Cosmo Technologies Uses Datatrak EDC in Clinical Trials
Cosmo Technologies, an Italian pharmaceutical company specializing in gastrointestinal drugs, has made a first-time move into electronic data capture (EDC).
The firm selected Datatrak International’s EDC Version 4.0 software for two of its Phase III clinical trials. The two clinical trials together involve 230 users at 110 sites and will seek to enroll 650 patients in Europe and the Americas.
“This is the first time we [have] conducted a Phase III clinical study,” Federica Castelli, executive assistant to Mauro Ajani, Cosmo Holding’s chairman and CEO, told PIR. “The advantages Cosmo foresees from using Datatrak [are that] a constant monitoring of data emerging from the treatment of patients will help us save time and money.”
For the Italian company, this marks an initial conversion from a paper-based recordkeeping system to EDC, said Jeffrey Green, president and CEO of Datatrak. “This is their first entry into EDC and it sounds like they are going to move forward with an electronic platform.”
The advantages for Cosmo are manifold, Green said. Considering that the sites for the two clinical trials are spread over three continents, “this is the only way they can see their data in real time.” It will also result in massive cost savings, he said.
The product was recommended by an affiliate company, Cross SA, a Swiss contract research organization (CRO), Castelli explained. The CRO is managing the clinical trial for Cosmo, and its support for EDC marks it as progressive in its field, said Green. “CROs make money pushing paper, so it completely changes their business model,” he added.
Green said he had testified before an FDA advisory panel on May 19, 2005, about the necessity of moving from paper-based to EDC systems for clinical trials. While using EDC doesn’t directly speed up the FDA approval process, “it allows you to get data to the FDA faster,” he said. In fact, the agency is somewhat ahead of private industry in requiring electronic submissions, he said.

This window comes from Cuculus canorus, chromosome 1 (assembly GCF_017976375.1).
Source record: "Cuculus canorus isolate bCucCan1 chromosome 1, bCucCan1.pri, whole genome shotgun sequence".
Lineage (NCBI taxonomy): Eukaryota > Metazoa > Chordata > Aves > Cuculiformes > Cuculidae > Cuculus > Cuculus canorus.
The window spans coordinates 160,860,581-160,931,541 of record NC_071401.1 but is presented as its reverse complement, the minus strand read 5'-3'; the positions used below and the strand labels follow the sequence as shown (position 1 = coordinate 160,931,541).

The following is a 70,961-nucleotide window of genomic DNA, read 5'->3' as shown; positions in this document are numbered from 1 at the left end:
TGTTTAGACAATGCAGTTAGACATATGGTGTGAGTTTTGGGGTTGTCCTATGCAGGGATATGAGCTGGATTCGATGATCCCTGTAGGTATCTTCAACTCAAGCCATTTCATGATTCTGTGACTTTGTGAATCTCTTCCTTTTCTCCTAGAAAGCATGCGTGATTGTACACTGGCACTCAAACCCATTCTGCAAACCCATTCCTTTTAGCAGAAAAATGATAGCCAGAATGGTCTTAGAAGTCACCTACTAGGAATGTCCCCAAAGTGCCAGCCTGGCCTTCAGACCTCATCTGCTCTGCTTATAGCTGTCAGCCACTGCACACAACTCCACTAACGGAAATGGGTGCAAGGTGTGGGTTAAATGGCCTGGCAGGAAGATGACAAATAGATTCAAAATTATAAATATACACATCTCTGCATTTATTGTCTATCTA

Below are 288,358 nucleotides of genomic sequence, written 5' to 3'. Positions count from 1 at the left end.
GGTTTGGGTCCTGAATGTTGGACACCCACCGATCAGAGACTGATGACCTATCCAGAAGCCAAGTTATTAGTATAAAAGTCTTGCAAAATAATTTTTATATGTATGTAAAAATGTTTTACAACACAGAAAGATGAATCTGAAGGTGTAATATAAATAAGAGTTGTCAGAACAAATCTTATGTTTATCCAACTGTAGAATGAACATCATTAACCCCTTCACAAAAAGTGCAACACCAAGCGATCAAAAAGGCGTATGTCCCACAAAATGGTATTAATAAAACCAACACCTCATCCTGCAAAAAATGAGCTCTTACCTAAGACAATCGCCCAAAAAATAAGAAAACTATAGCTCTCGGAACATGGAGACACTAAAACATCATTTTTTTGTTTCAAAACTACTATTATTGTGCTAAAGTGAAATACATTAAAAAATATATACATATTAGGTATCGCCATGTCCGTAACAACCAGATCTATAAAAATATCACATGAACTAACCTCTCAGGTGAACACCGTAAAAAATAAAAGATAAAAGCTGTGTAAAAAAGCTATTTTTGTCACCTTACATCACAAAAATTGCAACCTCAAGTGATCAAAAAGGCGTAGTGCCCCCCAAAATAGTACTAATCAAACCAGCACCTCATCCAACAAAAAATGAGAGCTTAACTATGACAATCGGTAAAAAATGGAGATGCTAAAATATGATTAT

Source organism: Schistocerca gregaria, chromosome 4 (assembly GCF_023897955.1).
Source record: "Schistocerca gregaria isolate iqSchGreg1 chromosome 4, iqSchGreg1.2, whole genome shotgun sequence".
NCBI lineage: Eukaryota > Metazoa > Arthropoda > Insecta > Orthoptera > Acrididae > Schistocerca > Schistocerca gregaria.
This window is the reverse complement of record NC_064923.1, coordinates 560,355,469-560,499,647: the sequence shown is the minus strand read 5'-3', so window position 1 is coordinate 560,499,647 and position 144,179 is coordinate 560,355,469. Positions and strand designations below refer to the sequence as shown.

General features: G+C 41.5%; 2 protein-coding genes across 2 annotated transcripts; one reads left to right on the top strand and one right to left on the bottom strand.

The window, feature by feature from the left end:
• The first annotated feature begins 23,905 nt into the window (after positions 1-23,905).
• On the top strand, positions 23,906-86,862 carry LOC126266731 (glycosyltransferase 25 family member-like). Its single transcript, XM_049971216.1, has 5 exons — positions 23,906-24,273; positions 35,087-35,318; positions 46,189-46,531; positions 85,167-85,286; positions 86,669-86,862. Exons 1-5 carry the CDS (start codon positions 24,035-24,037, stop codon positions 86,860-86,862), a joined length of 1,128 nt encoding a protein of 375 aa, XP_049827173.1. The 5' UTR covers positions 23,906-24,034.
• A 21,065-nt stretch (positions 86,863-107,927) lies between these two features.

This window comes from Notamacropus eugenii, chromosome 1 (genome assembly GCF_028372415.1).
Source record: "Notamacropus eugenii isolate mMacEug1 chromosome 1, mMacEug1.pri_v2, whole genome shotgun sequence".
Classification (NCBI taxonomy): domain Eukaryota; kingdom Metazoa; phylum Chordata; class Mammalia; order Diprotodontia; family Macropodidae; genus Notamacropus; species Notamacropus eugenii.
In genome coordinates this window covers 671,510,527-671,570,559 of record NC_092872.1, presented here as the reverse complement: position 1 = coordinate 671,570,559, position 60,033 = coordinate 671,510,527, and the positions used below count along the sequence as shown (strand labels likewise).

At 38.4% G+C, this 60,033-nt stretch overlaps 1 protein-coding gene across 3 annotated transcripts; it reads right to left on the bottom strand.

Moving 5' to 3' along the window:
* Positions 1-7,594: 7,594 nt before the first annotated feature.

But even that has not been enough to overcome institutionalized resistance to phasing out paper records. “It would make no sense, but people could do the trial on paper and then put it into electronic format,” Green said.
Paper Threat to Patients
The reliance on paper records in clinical trials can be seen as an anachronism even in the pharmaceutical industry’s own terms, since other corporate functions are fully computerized. “I usually tell the industry that they track their sales revenues usually every Friday by zip code,” Green pointed out.
“If you come in to do the same thing every day for years, EDC ‘disrupts’ your routine by speeding it up,” Green said. Being a former clinician himself, he understands the resistance to giving up paper records, “but if your hesitancy to change is harming the patient, you have to draw the line,” he said.
That is exactly the point that has been reached in clinical trials today, he argued before the FDA advisory panel last May, since the delay in amassing paper records can lead to a delay in the discovery of potentially harmful side effects in experimental drugs. “It’s a hazard to the patients’ safety. With paper, it takes six to nine months for the data to get from the doctor’s office into the relational database for adverse events … What I told the FDA is, you can’t react to what you don’t know.”
Green stressed the considerable financial savings to be had by implementing EDC. “In our business model, there is no licensing fee up front, but there are huge cost savings,” he stated. — Martin Gidron